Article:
Are You at Risk of Carbon Monoxide Poisoning?
According to the CDC, there are about 20,000 emergency room visits for carbon monoxide poisoning in the United States every year. Carbon monoxide is incredibly dangerous and nearly impossible for a human to detect, so how can you protect yourself? Learn how you can keep your family safe and what to do if you suspect carbon monoxide poisoning.
What Is Carbon Monoxide?
Carbon monoxide, or CO, is an odorless, invisible gas. When oxygen in the atmosphere is scarce, machinery and fires use carbon dioxide for fuel instead. Carbon monoxide is a byproduct of this process. For example, if you light a fire in your fireplace and debris in the chimney prevents the circulation of fresh air, new oxygen can’t come in and carbon dioxide can’t leave, resulting in the creation of carbon monoxide. Common sources of carbon monoxide include car exhaust accumulating in a closed garage, natural and gas fireplaces without proper ventilation, and gas leaks from broken home appliances.
When inhaled, carbon monoxide enters your bloodstream and replaces the oxygen there. Organs like your brain and heart need oxygen to function, and when they receive this under-oxygenated blood, they can’t work properly. When these organs don’t have access to oxygen for extended periods of time, permanent damage can occur.
Since carbon monoxide is undetectable to the human body, protect yourself and your family by installing carbon monoxide detectors in your home. Ensure they’re in proper working order and change their batteries twice a year. A helpful way to remember is to check your detector whenever you change your clocks around daylight saving time. If all of your clocks adjust to time changes automatically, set alarms in a calendar app that will alert you on those days. Replace your detectors every five years, and make sure to install a sensor in your bedroom where you’ll hear it if it goes off at night.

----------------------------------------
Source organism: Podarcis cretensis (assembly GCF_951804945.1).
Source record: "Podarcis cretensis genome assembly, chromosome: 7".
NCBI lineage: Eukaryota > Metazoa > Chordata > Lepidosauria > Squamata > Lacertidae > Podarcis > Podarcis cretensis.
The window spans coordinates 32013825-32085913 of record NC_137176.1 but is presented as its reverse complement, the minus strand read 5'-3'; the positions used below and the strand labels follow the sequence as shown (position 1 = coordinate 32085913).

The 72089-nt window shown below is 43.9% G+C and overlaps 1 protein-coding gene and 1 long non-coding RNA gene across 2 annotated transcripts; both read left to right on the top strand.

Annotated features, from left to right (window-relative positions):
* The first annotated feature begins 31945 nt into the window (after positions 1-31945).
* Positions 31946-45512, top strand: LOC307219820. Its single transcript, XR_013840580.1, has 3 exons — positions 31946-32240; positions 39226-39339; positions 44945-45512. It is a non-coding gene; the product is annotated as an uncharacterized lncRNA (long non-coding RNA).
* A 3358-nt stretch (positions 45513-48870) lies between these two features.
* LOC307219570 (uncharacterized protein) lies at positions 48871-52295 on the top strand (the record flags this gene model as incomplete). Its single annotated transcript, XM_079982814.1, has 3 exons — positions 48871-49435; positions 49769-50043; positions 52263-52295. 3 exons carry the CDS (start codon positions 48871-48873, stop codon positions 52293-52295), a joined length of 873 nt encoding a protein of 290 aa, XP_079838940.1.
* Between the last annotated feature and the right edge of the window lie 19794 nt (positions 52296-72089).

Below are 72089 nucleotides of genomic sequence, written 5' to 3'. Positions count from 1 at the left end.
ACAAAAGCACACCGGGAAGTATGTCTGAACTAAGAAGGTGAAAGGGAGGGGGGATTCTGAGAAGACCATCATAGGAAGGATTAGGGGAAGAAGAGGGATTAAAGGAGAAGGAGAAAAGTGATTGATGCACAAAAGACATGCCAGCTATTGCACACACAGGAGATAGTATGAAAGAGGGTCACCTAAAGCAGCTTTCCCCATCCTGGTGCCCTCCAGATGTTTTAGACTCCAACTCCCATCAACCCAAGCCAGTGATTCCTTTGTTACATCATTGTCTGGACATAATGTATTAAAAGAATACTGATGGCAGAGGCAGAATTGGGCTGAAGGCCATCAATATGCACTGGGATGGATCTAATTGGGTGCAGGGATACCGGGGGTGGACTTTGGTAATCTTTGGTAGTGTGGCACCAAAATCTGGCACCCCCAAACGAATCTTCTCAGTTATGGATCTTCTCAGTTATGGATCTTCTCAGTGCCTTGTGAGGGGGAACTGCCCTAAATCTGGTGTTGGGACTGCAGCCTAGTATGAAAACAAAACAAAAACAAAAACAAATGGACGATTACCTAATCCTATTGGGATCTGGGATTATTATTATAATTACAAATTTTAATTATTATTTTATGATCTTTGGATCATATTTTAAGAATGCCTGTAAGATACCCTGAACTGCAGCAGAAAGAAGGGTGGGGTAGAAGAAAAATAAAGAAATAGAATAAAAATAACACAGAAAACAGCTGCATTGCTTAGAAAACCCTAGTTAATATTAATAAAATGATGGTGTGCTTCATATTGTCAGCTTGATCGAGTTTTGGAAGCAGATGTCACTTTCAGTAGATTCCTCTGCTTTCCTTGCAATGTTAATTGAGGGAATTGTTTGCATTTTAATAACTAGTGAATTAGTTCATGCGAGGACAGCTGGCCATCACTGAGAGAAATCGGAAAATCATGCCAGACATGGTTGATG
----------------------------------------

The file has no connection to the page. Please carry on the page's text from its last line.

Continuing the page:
To reduce the risk of carbon monoxide build-up, have a professional come to your house and service your water heater and heating system once a year. Never burn wood, charcoal, or any other organic material inside without proper ventilation. If you need to use a generator in your house, place it as close to an open window as possible, with it being no more than 20 feet from a ventilation source at all times.
Symptoms of Carbon Monoxide Poisoning
Knowing the signs can help you identify carbon monoxide poisoning and take action. Common symptoms include:
- Chest pain
First Aid for People Exposed to Carbon Monoxide
If you suspect someone is incapacitated due to carbon monoxide poisoning, move them to an open area with fresh air. However, only do so if you can safely carry the affected person without exposing yourself to carbon monoxide for an extended period of time. Once you are in a safe area, call 911 and check if the person is breathing. If they aren’t breathing, perform CPR until medical personnel arrives.
Don’t hesitate to seek emergency medical care if you suspect someone has experienced carbon monoxide poisoning. Minutes matter! Know where to go in an emergency by finding your nearest CHI St. Luke’s Health emergency room location today.